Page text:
The Dubai-based group that owns P&O Ferries reported record profit in the first half of the year, a period when the UK company attracted sharp criticism for sacking nearly 800 crew to save money.
DP World said profit climbed 52 per cent to $721mn in the six months to the end of June, thanks to a strong performance from its cargo business.
The results, released on Thursday, did not break out figures for P&O Ferries, which caused a political firestorm after it ordered ships back to port to sack nearly 800 UK-based crew and replace them with cheaper agency staff on March 17.
P&O replaced the sacked sailors with staff on more flexible contracts on an average of £5.50 per hour, well below the UK’s minimum wage but legal because the crew work offshore.
Frances O’Grady, head of the TUC union organisation, said DP World’s record results were “an insult to common decency”.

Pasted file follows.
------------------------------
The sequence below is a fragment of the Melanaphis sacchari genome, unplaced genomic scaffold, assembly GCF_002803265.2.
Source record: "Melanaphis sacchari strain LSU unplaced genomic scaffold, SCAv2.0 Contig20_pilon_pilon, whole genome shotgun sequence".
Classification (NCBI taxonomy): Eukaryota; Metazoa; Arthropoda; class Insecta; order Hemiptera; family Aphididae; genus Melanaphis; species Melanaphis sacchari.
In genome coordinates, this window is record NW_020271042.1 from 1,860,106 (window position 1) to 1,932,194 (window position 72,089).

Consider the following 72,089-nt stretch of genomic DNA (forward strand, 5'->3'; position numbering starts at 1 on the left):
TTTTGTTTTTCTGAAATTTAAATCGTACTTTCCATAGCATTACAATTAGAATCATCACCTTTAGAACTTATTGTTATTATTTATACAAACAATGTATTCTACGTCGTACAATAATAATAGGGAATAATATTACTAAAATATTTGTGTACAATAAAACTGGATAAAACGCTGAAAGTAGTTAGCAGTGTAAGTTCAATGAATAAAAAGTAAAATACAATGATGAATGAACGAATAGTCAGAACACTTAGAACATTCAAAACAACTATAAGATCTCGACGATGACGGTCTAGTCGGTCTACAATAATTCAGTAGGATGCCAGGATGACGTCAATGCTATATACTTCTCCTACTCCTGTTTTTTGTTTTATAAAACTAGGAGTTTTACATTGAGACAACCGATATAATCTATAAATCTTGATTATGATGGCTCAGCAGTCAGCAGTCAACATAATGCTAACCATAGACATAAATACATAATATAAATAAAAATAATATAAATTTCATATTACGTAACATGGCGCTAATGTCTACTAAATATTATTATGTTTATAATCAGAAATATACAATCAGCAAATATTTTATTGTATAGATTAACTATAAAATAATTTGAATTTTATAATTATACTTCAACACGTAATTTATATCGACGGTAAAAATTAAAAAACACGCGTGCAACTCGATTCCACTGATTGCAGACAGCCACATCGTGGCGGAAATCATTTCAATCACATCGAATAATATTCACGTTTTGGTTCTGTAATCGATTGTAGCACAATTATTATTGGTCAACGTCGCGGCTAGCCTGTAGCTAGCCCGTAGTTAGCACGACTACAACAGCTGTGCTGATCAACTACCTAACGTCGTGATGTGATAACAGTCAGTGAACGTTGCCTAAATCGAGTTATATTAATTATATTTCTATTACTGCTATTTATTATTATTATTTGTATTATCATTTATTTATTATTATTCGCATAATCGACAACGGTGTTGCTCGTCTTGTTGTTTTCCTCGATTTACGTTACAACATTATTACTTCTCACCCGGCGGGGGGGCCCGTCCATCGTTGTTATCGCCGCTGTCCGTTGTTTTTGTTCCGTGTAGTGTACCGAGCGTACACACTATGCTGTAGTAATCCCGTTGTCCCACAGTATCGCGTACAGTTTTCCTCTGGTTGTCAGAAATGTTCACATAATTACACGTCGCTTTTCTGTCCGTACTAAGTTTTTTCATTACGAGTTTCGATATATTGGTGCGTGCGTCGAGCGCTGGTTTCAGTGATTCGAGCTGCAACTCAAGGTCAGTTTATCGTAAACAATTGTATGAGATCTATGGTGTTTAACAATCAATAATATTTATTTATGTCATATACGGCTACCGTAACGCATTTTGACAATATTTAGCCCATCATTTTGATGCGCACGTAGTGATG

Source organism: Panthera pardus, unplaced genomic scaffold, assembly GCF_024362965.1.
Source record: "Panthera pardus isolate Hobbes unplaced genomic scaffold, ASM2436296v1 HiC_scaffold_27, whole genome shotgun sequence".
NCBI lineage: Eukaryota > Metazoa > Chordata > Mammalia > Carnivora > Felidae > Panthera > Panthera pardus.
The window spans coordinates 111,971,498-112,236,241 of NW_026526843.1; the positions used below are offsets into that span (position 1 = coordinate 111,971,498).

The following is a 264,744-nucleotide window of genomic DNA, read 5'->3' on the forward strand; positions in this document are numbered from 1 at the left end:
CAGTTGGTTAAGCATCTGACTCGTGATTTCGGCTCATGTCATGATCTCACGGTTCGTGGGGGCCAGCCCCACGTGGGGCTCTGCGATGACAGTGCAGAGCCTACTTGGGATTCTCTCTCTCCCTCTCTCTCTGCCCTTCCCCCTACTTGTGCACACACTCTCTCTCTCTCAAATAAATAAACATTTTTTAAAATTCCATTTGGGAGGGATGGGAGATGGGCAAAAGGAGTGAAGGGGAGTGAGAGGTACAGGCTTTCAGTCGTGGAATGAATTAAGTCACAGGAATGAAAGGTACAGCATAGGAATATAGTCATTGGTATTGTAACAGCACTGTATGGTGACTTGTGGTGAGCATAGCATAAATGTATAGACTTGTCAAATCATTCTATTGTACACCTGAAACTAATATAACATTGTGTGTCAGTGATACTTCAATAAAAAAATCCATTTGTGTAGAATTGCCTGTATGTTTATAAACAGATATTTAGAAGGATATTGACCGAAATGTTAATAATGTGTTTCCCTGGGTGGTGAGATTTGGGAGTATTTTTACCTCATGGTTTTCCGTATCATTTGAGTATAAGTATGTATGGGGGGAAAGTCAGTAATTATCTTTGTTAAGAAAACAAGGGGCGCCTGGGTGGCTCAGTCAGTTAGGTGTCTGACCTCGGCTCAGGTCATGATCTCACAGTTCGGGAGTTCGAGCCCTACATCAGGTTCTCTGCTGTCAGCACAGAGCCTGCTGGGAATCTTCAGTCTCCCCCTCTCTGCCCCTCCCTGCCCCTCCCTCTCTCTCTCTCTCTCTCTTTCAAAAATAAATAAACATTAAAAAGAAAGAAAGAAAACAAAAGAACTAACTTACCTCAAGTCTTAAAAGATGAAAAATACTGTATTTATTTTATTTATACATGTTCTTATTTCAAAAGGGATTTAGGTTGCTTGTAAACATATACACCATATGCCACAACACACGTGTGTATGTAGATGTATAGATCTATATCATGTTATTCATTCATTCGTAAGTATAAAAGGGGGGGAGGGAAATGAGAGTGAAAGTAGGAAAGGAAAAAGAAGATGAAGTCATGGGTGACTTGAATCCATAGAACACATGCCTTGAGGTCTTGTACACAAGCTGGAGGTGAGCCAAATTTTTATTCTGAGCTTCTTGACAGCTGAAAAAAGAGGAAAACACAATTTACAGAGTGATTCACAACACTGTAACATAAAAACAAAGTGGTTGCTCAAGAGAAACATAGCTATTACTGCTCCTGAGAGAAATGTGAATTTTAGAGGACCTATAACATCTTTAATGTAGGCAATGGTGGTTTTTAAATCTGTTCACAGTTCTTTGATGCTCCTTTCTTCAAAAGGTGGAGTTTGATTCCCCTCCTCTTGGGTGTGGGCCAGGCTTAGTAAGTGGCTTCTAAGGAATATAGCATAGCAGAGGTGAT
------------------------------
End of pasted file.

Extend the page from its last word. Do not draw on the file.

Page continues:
The government strongly criticised P&O’s actions and the Insolvency Service opened a criminal probe into the sackings of staff. But ministers were unable to force P&O to reinstate its former workers.
P&O’s management justified their actions by arguing that the company would go bust without a new business model, and that the decision, which was taken without consulting staff or unions, was the only way to save the business.
Accounts filed in the UK showed P&O Ferries lost a combined £200mn in 2020 and 2021.
Sultan Ahmed bin Sulayem, the chair and chief executive of DP World, told the Financial Times in May that P&O’s management had done an “amazing job” in restructuring the UK company.
Sulayem said the decision had been taken by the P&O board without input from its Dubai parent, and the move could not be reversed.
“The decision [the P&O board] made was their decision . . . I personally feel they were caught with a choice to make . . . I told them the decision was theirs . . . and we did not interfere and tell them what to do,” he said.
DP World itself is a significant investor in the UK, including running the country’s second-biggest shipping terminal in Southampton and third-biggest in London.
The company on Thursday said it was “positive” on its “ability to continue to deliver sustainable returns”, but warned the outlook for the second half of the year was uncertain due to the weakening economic outlook.